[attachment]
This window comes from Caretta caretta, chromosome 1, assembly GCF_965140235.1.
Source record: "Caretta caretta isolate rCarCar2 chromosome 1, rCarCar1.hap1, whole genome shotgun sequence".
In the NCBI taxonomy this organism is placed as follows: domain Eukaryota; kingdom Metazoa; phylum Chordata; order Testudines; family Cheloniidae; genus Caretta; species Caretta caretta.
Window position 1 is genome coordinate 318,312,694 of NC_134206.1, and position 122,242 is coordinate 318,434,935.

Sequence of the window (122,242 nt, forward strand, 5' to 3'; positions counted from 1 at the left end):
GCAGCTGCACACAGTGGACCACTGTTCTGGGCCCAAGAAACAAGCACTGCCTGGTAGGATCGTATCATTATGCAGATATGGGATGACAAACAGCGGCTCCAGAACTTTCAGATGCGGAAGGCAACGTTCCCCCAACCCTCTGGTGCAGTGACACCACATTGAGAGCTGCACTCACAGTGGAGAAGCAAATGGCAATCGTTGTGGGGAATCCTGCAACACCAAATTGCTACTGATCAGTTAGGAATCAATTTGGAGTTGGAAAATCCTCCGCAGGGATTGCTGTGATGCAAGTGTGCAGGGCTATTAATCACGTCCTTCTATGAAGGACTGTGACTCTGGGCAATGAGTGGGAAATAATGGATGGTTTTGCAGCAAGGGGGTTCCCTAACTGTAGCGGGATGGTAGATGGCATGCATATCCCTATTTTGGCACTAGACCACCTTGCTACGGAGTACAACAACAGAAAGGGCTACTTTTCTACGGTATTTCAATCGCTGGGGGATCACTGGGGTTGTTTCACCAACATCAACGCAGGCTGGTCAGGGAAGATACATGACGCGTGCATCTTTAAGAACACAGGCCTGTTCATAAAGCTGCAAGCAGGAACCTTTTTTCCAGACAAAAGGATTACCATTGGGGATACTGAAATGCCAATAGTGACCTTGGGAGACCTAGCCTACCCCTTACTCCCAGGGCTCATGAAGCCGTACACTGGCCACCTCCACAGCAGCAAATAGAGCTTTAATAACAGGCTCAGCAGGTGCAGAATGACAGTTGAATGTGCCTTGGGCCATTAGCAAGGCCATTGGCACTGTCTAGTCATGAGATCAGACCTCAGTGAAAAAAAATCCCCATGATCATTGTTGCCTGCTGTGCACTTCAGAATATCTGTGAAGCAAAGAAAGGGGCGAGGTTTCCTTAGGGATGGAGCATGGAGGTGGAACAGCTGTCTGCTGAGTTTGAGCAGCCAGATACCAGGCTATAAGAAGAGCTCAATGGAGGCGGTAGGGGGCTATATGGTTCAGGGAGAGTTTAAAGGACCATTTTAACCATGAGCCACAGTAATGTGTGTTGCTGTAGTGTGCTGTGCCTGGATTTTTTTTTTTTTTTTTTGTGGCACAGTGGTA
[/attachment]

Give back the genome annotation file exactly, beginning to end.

This window comes from Caretta caretta, chromosome 1, assembly GCF_965140235.1.
Source record: "Caretta caretta isolate rCarCar2 chromosome 1, rCarCar1.hap1, whole genome shotgun sequence".
In the NCBI taxonomy this organism is placed as follows: domain Eukaryota; kingdom Metazoa; phylum Chordata; order Testudines; family Cheloniidae; genus Caretta; species Caretta caretta.
Window position 1 is genome coordinate 318,312,694 of NC_134206.1, and position 122,242 is coordinate 318,434,935.

Sequence of the window (122,242 nt, forward strand, 5' to 3'; positions counted from 1 at the left end):
GCAGCTGCACACAGTGGACCACTGTTCTGGGCCCAAGAAACAAGCACTGCCTGGTAGGATCGTATCATTATGCAGATATGGGATGACAAACAGCGGCTCCAGAACTTTCAGATGCGGAAGGCAACGTTCCCCCAACCCTCTGGTGCAGTGACACCACATTGAGAGCTGCACTCACAGTGGAGAAGCAAATGGCAATCGTTGTGGGGAATCCTGCAACACCAAATTGCTACTGATCAGTTAGGAATCAATTTGGAGTTGGAAAATCCTCCGCAGGGATTGCTGTGATGCAAGTGTGCAGGGCTATTAATCACGTCCTTCTATGAAGGACTGTGACTCTGGGCAATGAGTGGGAAATAATGGATGGTTTTGCAGCAAGGGGGTTCCCTAACTGTAGCGGGATGGTAGATGGCATGCATATCCCTATTTTGGCACTAGACCACCTTGCTACGGAGTACAACAACAGAAAGGGCTACTTTTCTACGGTATTTCAATCGCTGGGGGATCACTGGGGTTGTTTCACCAACATCAACGCAGGCTGGTCAGGGAAGATACATGACGCGTGCATCTTTAAGAACACAGGCCTGTTCATAAAGCTGCAAGCAGGAACCTTTTTTCCAGACAAAAGGATTACCATTGGGGATACTGAAATGCCAATAGTGACCTTGGGAGACCTAGCCTACCCCTTACTCCCAGGGCTCATGAAGCCGTACACTGGCCACCTCCACAGCAGCAAATAGAGCTTTAATAACAGGCTCAGCAGGTGCAGAATGACAGTTGAATGTGCCTTGGGCCATTAGCAAGGCCATTGGCACTGTCTAGTCATGAGATCAGACCTCAGTGAAAAAAAATCCCCATGATCATTGTTGCCTGCTGTGCACTTCAGAATATCTGTGAAGCAAAGAAAGGGGCGAGGTTTCCTTAGGGATGGAGCATGGAGGTGGAACAGCTGTCTGCTGAGTTTGAGCAGCCAGATACCAGGCTATAAGAAGAGCTCAATGGAGGCGGTAGGGGGCTATATGGTTCAGGGAGAGTTTAAAGGACCATTTTAACCATGAGCCACAGTAATGTGTGTTGCTGTAGTGTGCTGTGCCTGGATTTTTTTTTTTTTTTTTTGTGGCACAGTGGTA